Sunday, April 28, 2013

Modern living is a coordination nightmare!

Modern living has become one big coordination nightmare.

We make calls to see who is picking up our kid at what time. We make one or two reminder and confirmation calls. "Just called to remind you to pick him up. Don't forget!" ...... and then call again to say "Sorry, I forgot to ask you to pick up some bananas on your way!" If we somehow thought 'Ok, since now everything is taken care of, we can take a break and go use the bathroom', we hear the phone ring in the living room. We return the missed call to hear this "They don't have bananas, are papayas ok?"

We make calls to move around our appointments and schedules because someone's plan changed or something unexpected happened. "My maid didn't show up today. Can we meet at 3 pm instead? .... Ok, call and let me know, preferably within the next 10 minutes. Based on that, I need to reschedule a few other things."

We make calls to friends to schedule a time (in the midst of our and their busy days coordinating various pick-ups, drops and schedulings) to squeeze in an hour to just catch up. "Is tomorrow 4 pm a good time to call? It shouldn't take more than an hour."..... "Oh, sure. But I might have to hang up at 5 sharp, because I need to be somewhere else at 5.30!"

We make calls to check if someone who has promised to meet us is actually on their way or not, just to be sure. If they aren't, then we need to move around our plans by calling up other people you see! "Just calling to see if you left home. When do you think you'll get here?"

When we decide to meet in busy public places, we make a few calls to see how far each of us has reached, where the car / bike can be pulled over, how many minutes away are we. "Hey, I told you I'd pull over opposite the bank. But it is too crowded there. You come another 20 metres down and you'll see me there!"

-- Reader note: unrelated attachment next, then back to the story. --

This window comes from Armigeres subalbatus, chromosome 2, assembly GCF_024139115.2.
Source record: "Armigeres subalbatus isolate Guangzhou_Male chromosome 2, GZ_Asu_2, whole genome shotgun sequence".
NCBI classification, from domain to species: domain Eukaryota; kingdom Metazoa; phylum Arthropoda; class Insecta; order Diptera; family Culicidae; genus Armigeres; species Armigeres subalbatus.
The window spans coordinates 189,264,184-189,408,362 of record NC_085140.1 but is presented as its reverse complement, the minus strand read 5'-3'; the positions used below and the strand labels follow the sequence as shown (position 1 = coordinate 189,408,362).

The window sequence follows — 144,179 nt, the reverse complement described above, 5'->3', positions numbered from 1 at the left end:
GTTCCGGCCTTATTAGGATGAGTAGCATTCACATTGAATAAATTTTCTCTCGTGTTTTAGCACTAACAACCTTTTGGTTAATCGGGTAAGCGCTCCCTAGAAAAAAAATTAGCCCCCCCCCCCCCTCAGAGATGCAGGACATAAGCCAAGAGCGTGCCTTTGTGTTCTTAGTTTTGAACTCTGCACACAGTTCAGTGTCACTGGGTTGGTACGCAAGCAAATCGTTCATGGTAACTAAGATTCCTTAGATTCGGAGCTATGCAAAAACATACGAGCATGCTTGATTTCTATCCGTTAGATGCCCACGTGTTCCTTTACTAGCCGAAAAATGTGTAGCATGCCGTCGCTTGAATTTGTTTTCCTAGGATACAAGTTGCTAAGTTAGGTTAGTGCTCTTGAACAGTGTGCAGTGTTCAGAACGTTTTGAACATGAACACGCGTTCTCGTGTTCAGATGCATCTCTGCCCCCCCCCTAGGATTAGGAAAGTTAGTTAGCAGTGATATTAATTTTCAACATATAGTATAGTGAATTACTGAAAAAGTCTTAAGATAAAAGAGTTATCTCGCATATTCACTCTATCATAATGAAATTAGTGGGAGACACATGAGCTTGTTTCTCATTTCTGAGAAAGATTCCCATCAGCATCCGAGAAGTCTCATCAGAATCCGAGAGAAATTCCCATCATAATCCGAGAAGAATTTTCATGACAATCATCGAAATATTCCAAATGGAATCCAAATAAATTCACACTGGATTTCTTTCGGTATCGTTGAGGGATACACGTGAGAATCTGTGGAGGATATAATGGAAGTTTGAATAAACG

The lives of mothers of children whose school, play dates, classes, shopping, etc. need to be coordinated are the most complicated of them all.

'Coordination' is probably one of the most energy-draining activities of urban humans. We have lost our ability to 'just wake up, walk around, do some work, smile and laugh, welcome surprise visitors (without feeling embarassed or annoyed, depending on where we are at that point), make surprise visits, and be!'

I'm sure we are smart enough to figure out a better way to live!

Sequel: Learning to be and welcome an athithi

2 comments:

Sw. Raaj Neeravo said...

In India we have a very beautiful word for guest, no other language has that word. It is ATITHI. It means: one who comes without giving any previous information, one who comes without giving any date that he is coming. ATITHI means 'without date'; he has no date with you, he simply comes and knocks at the door. But we who are so mad and obsessed about security, we have even killed guests. If a guest comes he has first to inform you and ask for permission to come -- because you have to make room for him and you have to make arrangements. Nobody can just suddenly knock at your door.

In the West, the guest has completely disappeared; even if he comes, he stays in a hotel. The guest is no more because the West is more obsessed with security than the East. Of course, because of that obsession they have accumulated more wealth, more securities, more bank balances. Everything is insured, but the man is dead. Now no ATITHI, now no stranger knocks at your door, the unknown has stopped coming to you. Everything has become known so you move in a vicious circle of the known. From one known you go to another known, from that known to another, and then you say: Why has life got no meaning?

_ OSHO (from the book "When the Shoe Fits")

rakshasi said...

Hi Sangeetha, couldn't resist replying to this one!

What truly amazes me in my neighbourhood is that whenever I go to someone's house they insist that I come in. Even if I have just come to return a box or convey some info (for some reason we still tend to do this in person) before they hear or receive anything they first say repeatedly, "come, sit" until I do so. Recently I have figured out that if I trump their insistence with my own, I can get away with speaking from the door and going back home but this takes considerable preparation and determination on my part to do so.

I am not really used to insisting that someone come in - I say, "come on in,' and if they don't, but just keep talking, I don't press it. I just listen at the door. Sometimes the conversations go on for a while and then a different dynamic sets in - at that point if I say, "come on in," they will say, "no actually I have to go." So I dare not say it at that time (unless I actually have to go).